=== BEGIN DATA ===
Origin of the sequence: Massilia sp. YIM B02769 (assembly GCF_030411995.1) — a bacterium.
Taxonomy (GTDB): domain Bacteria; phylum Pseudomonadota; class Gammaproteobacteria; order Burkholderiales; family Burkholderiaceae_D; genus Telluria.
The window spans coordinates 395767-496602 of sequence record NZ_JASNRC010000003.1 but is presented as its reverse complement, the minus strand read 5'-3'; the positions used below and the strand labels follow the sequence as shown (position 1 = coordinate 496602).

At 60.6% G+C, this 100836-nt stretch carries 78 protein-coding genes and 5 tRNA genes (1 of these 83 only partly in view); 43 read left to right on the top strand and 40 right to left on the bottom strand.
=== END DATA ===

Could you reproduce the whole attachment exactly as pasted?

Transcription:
Origin of the sequence: Massilia sp. YIM B02769 (assembly GCF_030411995.1) — a bacterium.
Taxonomy (GTDB): domain Bacteria; phylum Pseudomonadota; class Gammaproteobacteria; order Burkholderiales; family Burkholderiaceae_D; genus Telluria.
The window spans coordinates 395767-496602 of sequence record NZ_JASNRC010000003.1 but is presented as its reverse complement, the minus strand read 5'-3'; the positions used below and the strand labels follow the sequence as shown (position 1 = coordinate 496602).

At 60.6% G+C, this 100836-nt stretch carries 78 protein-coding genes and 5 tRNA genes (1 of these 83 only partly in view); 43 read left to right on the top strand and 40 right to left on the bottom strand.